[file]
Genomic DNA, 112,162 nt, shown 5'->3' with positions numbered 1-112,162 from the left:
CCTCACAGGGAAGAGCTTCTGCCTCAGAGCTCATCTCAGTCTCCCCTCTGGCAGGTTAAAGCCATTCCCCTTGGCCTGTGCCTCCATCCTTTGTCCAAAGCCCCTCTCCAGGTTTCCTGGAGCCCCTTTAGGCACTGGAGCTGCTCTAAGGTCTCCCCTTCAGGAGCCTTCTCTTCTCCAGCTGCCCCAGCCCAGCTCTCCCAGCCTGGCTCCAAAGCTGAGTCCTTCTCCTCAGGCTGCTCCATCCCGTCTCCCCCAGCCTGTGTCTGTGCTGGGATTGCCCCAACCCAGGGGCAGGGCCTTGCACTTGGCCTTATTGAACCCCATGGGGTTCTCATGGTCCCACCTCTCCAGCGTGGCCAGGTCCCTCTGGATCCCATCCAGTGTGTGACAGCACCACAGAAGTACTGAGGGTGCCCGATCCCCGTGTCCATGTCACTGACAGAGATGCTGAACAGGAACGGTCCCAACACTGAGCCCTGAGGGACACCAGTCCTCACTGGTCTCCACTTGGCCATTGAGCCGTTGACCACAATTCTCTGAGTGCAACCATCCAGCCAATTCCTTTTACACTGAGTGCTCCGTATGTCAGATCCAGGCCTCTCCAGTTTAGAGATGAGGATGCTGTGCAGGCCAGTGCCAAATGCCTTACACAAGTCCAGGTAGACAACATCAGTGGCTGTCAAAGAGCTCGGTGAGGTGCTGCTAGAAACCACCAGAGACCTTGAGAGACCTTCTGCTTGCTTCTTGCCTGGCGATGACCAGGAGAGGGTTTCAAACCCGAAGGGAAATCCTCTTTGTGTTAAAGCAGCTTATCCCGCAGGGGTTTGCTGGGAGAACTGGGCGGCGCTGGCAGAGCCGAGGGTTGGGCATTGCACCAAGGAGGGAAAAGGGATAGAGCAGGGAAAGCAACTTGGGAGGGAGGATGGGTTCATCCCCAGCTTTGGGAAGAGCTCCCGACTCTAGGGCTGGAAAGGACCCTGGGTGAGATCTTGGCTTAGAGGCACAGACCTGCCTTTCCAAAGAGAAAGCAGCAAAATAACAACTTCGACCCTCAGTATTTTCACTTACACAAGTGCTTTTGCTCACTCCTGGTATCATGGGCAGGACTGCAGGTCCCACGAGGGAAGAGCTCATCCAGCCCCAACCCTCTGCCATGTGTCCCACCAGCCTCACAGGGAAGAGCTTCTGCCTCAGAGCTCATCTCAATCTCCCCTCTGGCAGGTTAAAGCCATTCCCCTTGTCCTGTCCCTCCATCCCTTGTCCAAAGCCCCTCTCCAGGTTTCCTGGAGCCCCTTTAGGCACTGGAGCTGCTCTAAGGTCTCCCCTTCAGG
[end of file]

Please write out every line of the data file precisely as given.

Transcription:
Genomic DNA, 112,162 nt, shown 5'->3' with positions numbered 1-112,162 from the left:
CCTCACAGGGAAGAGCTTCTGCCTCAGAGCTCATCTCAGTCTCCCCTCTGGCAGGTTAAAGCCATTCCCCTTGGCCTGTGCCTCCATCCTTTGTCCAAAGCCCCTCTCCAGGTTTCCTGGAGCCCCTTTAGGCACTGGAGCTGCTCTAAGGTCTCCCCTTCAGGAGCCTTCTCTTCTCCAGCTGCCCCAGCCCAGCTCTCCCAGCCTGGCTCCAAAGCTGAGTCCTTCTCCTCAGGCTGCTCCATCCCGTCTCCCCCAGCCTGTGTCTGTGCTGGGATTGCCCCAACCCAGGGGCAGGGCCTTGCACTTGGCCTTATTGAACCCCATGGGGTTCTCATGGTCCCACCTCTCCAGCGTGGCCAGGTCCCTCTGGATCCCATCCAGTGTGTGACAGCACCACAGAAGTACTGAGGGTGCCCGATCCCCGTGTCCATGTCACTGACAGAGATGCTGAACAGGAACGGTCCCAACACTGAGCCCTGAGGGACACCAGTCCTCACTGGTCTCCACTTGGCCATTGAGCCGTTGACCACAATTCTCTGAGTGCAACCATCCAGCCAATTCCTTTTACACTGAGTGCTCCGTATGTCAGATCCAGGCCTCTCCAGTTTAGAGATGAGGATGCTGTGCAGGCCAGTGCCAAATGCCTTACACAAGTCCAGGTAGACAACATCAGTGGCTGTCAAAGAGCTCGGTGAGGTGCTGCTAGAAACCACCAGAGACCTTGAGAGACCTTCTGCTTGCTTCTTGCCTGGCGATGACCAGGAGAGGGTTTCAAACCCGAAGGGAAATCCTCTTTGTGTTAAAGCAGCTTATCCCGCAGGGGTTTGCTGGGAGAACTGGGCGGCGCTGGCAGAGCCGAGGGTTGGGCATTGCACCAAGGAGGGAAAAGGGATAGAGCAGGGAAAGCAACTTGGGAGGGAGGATGGGTTCATCCCCAGCTTTGGGAAGAGCTCCCGACTCTAGGGCTGGAAAGGACCCTGGGTGAGATCTTGGCTTAGAGGCACAGACCTGCCTTTCCAAAGAGAAAGCAGCAAAATAACAACTTCGACCCTCAGTATTTTCACTTACACAAGTGCTTTTGCTCACTCCTGGTATCATGGGCAGGACTGCAGGTCCCACGAGGGAAGAGCTCATCCAGCCCCAACCCTCTGCCATGTGTCCCACCAGCCTCACAGGGAAGAGCTTCTGCCTCAGAGCTCATCTCAATCTCCCCTCTGGCAGGTTAAAGCCATTCCCCTTGTCCTGTCCCTCCATCCCTTGTCCAAAGCCCCTCTCCAGGTTTCCTGGAGCCCCTTTAGGCACTGGAGCTGCTCTAAGGTCTCCCCTTCAGG